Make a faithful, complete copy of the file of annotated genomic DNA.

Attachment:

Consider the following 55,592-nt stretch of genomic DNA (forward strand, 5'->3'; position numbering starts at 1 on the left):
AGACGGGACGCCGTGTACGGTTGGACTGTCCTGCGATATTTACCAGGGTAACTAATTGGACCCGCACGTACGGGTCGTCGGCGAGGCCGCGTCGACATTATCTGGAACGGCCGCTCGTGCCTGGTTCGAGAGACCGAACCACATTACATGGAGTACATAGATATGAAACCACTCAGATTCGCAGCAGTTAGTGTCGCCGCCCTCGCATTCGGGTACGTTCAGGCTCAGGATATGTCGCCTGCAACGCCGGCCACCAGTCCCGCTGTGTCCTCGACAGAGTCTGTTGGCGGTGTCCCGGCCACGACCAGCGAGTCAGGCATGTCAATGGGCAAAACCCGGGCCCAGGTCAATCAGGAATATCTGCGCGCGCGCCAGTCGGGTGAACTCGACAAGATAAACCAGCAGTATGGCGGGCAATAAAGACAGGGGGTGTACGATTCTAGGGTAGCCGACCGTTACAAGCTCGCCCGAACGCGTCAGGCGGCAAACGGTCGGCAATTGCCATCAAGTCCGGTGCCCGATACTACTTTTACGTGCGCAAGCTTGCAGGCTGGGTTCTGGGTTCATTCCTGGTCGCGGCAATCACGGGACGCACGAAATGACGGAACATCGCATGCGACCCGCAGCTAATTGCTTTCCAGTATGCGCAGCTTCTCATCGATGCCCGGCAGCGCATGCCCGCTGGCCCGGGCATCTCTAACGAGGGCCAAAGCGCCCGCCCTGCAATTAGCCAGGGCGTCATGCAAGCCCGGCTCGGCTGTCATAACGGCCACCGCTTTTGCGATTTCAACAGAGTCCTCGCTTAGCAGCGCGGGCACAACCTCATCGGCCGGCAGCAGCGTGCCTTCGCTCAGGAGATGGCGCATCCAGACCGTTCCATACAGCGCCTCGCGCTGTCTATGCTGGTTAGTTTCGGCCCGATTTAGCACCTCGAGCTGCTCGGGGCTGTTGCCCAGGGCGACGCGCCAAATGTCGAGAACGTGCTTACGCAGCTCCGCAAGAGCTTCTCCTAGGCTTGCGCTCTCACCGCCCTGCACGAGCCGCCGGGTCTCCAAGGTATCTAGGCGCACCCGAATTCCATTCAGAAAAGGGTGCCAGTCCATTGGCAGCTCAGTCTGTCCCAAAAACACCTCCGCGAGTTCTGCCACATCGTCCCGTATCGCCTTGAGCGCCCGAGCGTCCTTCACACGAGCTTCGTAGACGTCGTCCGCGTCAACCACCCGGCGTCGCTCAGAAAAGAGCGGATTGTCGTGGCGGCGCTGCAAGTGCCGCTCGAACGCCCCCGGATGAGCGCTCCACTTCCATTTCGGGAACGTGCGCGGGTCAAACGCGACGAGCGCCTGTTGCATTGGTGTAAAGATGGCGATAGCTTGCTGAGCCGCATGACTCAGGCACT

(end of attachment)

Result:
Consider the following 55,592-nt stretch of genomic DNA (forward strand, 5'->3'; position numbering starts at 1 on the left):
AGACGGGACGCCGTGTACGGTTGGACTGTCCTGCGATATTTACCAGGGTAACTAATTGGACCCGCACGTACGGGTCGTCGGCGAGGCCGCGTCGACATTATCTGGAACGGCCGCTCGTGCCTGGTTCGAGAGACCGAACCACATTACATGGAGTACATAGATATGAAACCACTCAGATTCGCAGCAGTTAGTGTCGCCGCCCTCGCATTCGGGTACGTTCAGGCTCAGGATATGTCGCCTGCAACGCCGGCCACCAGTCCCGCTGTGTCCTCGACAGAGTCTGTTGGCGGTGTCCCGGCCACGACCAGCGAGTCAGGCATGTCAATGGGCAAAACCCGGGCCCAGGTCAATCAGGAATATCTGCGCGCGCGCCAGTCGGGTGAACTCGACAAGATAAACCAGCAGTATGGCGGGCAATAAAGACAGGGGGTGTACGATTCTAGGGTAGCCGACCGTTACAAGCTCGCCCGAACGCGTCAGGCGGCAAACGGTCGGCAATTGCCATCAAGTCCGGTGCCCGATACTACTTTTACGTGCGCAAGCTTGCAGGCTGGGTTCTGGGTTCATTCCTGGTCGCGGCAATCACGGGACGCACGAAATGACGGAACATCGCATGCGACCCGCAGCTAATTGCTTTCCAGTATGCGCAGCTTCTCATCGATGCCCGGCAGCGCATGCCCGCTGGCCCGGGCATCTCTAACGAGGGCCAAAGCGCCCGCCCTGCAATTAGCCAGGGCGTCATGCAAGCCCGGCTCGGCTGTCATAACGGCCACCGCTTTTGCGATTTCAACAGAGTCCTCGCTTAGCAGCGCGGGCACAACCTCATCGGCCGGCAGCAGCGTGCCTTCGCTCAGGAGATGGCGCATCCAGACCGTTCCATACAGCGCCTCGCGCTGTCTATGCTGGTTAGTTTCGGCCCGATTTAGCACCTCGAGCTGCTCGGGGCTGTTGCCCAGGGCGACGCGCCAAATGTCGAGAACGTGCTTACGCAGCTCCGCAAGAGCTTCTCCTAGGCTTGCGCTCTCACCGCCCTGCACGAGCCGCCGGGTCTCCAAGGTATCTAGGCGCACCCGAATTCCATTCAGAAAAGGGTGCCAGTCCATTGGCAGCTCAGTCTGTCCCAAAAACACCTCCGCGAGTTCTGCCACATCGTCCCGTATCGCCTTGAGCGCCCGAGCGTCCTTCACACGAGCTTCGTAGACGTCGTCCGCGTCAACCACCCGGCGTCGCTCAGAAAAGAGCGGATTGTCGTGGCGGCGCTGCAAGTGCCGCTCGAACGCCCCCGGATGAGCGCTCCACTTCCATTTCGGGAACGTGCGCGGGTCAAACGCGACGAGCGCCTGTTGCATTGGTGTAAAGATGGCGATAGCTTGCTGAGCCGCATGACTCAGGCACT